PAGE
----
The common rush grows in dense tussocks in moist meadows and bogs. In meadows that are not being grazed, the rushes can spread and completely dominate the meadow. Common rushes can best be kept down by close mowing followed by grazing, as cattle prefer to eat the young shoots of common rushes.
Common rushes and compact rushes - feel your way.
Common rushes have a cousin called the compact rush. It generally grows on slightly more nutrient deficient soils and the flower forms a slightly denser knob on the stem. The easiest way to tell the two species apart, however, is to feel the stem. Common rushes have a shiny smooth stem and compact rushes have striate-grooved stems that feel rough to the touch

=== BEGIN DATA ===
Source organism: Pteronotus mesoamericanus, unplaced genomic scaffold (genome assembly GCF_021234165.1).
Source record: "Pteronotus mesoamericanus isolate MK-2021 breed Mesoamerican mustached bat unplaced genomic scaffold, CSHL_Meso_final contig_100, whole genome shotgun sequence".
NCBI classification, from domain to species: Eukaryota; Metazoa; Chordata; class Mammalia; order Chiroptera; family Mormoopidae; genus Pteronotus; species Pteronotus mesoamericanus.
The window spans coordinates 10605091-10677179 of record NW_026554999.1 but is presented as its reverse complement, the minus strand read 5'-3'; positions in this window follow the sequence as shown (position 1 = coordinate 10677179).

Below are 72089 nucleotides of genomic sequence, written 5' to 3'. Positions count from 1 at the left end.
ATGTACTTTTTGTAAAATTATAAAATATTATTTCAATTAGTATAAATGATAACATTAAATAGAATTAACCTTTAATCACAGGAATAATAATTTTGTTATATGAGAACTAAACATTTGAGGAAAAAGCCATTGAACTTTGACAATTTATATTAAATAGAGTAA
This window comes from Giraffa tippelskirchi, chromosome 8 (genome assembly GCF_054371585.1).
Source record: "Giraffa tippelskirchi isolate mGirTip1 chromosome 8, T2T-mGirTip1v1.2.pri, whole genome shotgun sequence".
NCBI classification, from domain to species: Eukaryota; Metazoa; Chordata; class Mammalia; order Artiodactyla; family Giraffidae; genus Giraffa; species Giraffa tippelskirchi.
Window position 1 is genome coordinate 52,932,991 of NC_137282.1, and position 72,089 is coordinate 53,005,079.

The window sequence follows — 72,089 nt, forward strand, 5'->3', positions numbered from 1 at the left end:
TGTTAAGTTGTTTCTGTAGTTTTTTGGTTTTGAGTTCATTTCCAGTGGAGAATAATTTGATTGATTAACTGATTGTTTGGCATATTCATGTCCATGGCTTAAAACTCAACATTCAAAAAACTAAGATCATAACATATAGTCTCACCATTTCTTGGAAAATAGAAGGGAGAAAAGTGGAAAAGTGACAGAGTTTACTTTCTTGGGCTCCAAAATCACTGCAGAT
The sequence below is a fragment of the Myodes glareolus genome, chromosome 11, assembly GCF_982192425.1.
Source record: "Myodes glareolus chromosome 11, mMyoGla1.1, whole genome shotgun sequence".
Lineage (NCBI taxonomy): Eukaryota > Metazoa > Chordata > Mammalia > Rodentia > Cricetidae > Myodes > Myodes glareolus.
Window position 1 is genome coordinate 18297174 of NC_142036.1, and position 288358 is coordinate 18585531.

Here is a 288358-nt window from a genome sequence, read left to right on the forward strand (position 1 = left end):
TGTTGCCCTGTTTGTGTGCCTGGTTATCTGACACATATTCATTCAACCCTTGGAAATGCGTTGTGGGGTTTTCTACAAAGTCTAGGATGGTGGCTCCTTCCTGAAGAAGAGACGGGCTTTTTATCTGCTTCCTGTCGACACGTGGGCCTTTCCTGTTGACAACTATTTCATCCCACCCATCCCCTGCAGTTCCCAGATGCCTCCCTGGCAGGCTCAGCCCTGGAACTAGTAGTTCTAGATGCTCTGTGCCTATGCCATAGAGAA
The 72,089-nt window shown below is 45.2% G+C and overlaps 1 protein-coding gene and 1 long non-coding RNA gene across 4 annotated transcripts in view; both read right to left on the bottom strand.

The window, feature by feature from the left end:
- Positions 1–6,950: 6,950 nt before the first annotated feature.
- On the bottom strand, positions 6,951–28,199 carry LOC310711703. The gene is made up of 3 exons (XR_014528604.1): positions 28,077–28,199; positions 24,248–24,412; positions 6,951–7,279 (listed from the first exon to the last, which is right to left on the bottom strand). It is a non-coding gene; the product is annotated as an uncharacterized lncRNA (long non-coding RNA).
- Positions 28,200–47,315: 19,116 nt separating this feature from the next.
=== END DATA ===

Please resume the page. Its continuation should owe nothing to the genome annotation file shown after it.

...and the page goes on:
Rushes as a lamp wick.
Inside the green stem is a white foam-like marrow, which with luck can be scraped out to form a long white ”spaghetti string”. In the old days, they used the marrow for lamp wicks, as the marrow can suck the lamp’s fat up to the flame.
Facts: Height. 30-100 cm. Thick mound-shaped growth with upright grass green shoots. Blooms with a brown open tassel, which is positioned on the side of the stem. However, the ”stem” over the flower tassel is a stem-like support leaf.